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6/10 The story of Vincent van Gogh is one I am not all that familiar with. I of course can recognize his paintings but knew very little of the man behind the famous works of art. So with my desire to know more paired with Willem Dafoe’s Oscar nomination for Best Actor for this role, I decided to check out “At Eternity’s Gate”, to mixed results. One on ear…uh…hand, Dafoe does give a breath taking performance as he becomes van Gogh. The score is also in the top five best of the year and was another one robbed of a nomination from the Academy. The production and costume design expertly transport you back to France in the late 1800s. The supporting cast made up of Oscar Isaac, Rupert Friend and Mads Mikkelsen also bring their A game and fill out the cast nicely. The movie also was educational in the fact that it did teach me a great deal about van Gogh. I was unaware of how mentally unstable he was, how he worried about his mental health but often neglected his physical health with no bathing, not eating properly and drinking heavily. His memory lapses and delusions put him temporarily in an asylum and other life events like his death or his relationship with his brother were all facts I knew nothing of. It is really fascinating to see what a tortured soul van Gogh was and how his art was his ultimate expression of who he was and how without painting, he would not be able to go on living. Despite what the movie does well, there are still several glaring issues. A lot of the directorial choices I feel harm the movie and the cinematography I found to be absolutely awful. I get that the cinematography was trying to be artistic but all the shaky cam and odd camera movements served more as a distraction vs trying to convey what van Gogh was going through. The poor cinematography really distracted me from the story and its characters. With the directorial choices, there were some very hard cuts where the score would be going strong and then a hard cut to silence that was jarring and ill placed. Several of these type of moments plague the movie and don’t serve it in any way. There are also several scenes of overlapping dialogue with current dialogue mixed with dialogue that just happened one minute ago which I felt didn’t work at all. The movie also starts slow and has some pacing issues. There are a lot of moments of van Gogh just walking or doing more mundane actions that could have been better edited to cut down on the run time and make the first half of the movie less boring. Despite having made the excellent “The Diving Bell and the Butterfly”, director Julian Schnabel’s poor directorial, editing and cinematography choices really hold back what is otherwise a very well-acted and scored movie. If you aren’t a huge fan of painting or Vincent van Gogh, you can probably skip this and just read his Wikipedia page but if you don’t mind slower character studies with some problems about a fascinating individual, feel free to check this out.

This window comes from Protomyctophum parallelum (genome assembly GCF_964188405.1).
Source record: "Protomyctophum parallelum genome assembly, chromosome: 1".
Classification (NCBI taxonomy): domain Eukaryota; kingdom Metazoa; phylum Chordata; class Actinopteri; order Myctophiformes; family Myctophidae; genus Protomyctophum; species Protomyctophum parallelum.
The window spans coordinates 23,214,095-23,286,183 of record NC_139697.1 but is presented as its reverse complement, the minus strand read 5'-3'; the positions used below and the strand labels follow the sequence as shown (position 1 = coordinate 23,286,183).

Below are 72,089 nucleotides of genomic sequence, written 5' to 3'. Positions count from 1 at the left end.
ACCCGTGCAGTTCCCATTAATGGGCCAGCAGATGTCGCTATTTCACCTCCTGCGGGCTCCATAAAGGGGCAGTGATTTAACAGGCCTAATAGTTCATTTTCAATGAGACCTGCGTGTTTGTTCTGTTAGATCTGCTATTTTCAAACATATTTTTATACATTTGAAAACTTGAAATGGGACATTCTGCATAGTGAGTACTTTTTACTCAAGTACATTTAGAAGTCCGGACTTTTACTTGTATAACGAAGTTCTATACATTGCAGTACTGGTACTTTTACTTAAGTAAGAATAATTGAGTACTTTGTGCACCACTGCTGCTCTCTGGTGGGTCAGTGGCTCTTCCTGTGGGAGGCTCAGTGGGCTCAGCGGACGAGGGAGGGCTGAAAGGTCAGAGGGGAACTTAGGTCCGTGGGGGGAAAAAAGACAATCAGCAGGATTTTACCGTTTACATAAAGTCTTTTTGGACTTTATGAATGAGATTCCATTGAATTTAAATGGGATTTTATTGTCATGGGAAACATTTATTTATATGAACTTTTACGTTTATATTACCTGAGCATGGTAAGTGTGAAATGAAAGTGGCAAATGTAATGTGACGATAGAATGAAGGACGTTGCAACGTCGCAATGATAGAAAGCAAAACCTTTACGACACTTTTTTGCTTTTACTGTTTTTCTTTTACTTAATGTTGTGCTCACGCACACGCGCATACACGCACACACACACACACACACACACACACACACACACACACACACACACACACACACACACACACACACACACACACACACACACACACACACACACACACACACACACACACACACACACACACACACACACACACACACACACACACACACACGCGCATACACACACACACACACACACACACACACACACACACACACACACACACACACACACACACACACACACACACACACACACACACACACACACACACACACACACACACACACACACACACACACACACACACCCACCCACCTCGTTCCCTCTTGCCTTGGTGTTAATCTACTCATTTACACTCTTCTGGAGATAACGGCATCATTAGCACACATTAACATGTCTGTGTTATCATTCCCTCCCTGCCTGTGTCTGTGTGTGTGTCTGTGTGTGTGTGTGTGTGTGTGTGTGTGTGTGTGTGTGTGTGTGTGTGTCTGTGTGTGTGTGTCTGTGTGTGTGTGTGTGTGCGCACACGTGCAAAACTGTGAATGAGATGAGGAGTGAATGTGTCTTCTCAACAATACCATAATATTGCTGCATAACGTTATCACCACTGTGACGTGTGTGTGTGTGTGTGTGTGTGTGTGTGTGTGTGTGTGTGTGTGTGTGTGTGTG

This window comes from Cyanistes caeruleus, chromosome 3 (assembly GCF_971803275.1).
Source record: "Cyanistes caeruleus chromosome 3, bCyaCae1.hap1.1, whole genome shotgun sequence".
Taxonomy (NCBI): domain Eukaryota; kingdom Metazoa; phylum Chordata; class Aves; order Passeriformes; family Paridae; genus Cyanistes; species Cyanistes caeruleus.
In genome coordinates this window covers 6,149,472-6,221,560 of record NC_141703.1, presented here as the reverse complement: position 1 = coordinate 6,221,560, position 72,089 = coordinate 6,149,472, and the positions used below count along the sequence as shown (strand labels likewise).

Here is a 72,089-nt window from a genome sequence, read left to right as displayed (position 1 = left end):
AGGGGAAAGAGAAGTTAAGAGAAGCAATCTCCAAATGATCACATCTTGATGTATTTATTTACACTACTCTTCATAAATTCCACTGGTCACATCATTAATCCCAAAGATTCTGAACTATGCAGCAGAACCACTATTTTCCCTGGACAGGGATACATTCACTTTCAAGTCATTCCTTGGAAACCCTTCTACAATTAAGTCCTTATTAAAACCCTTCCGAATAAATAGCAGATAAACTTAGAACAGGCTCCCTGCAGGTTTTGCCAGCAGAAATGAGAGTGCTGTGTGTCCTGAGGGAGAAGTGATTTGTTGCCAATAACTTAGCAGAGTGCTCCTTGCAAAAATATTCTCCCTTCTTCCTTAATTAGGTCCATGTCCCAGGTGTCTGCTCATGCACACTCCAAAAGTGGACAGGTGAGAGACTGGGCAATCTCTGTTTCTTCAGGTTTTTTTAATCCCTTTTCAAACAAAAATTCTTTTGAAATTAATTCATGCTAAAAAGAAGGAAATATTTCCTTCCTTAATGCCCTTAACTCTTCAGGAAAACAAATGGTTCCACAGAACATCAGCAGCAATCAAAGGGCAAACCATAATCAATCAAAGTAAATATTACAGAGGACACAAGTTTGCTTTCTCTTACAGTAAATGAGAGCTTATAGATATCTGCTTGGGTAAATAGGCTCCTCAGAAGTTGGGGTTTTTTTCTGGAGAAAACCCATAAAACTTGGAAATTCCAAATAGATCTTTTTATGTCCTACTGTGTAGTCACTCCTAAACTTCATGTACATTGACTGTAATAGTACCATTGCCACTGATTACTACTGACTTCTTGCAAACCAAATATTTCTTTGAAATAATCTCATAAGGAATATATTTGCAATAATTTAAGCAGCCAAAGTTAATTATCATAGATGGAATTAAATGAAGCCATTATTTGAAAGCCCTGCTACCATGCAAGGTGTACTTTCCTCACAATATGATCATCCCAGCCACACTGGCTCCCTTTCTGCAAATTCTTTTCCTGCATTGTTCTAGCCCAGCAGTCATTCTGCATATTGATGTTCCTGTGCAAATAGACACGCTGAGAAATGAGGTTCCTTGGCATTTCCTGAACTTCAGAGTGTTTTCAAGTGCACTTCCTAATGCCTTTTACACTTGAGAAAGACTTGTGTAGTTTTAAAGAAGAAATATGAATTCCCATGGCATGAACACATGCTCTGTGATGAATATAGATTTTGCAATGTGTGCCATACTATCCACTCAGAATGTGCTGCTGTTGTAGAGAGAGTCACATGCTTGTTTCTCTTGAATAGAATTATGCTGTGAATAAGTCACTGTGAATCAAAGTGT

#LendMeYourEars / #HaveAGoghAtIt / #NotForThePaintOfHeart / #BrushItOff / #DaFriendOrDaFoe / #InsideVan

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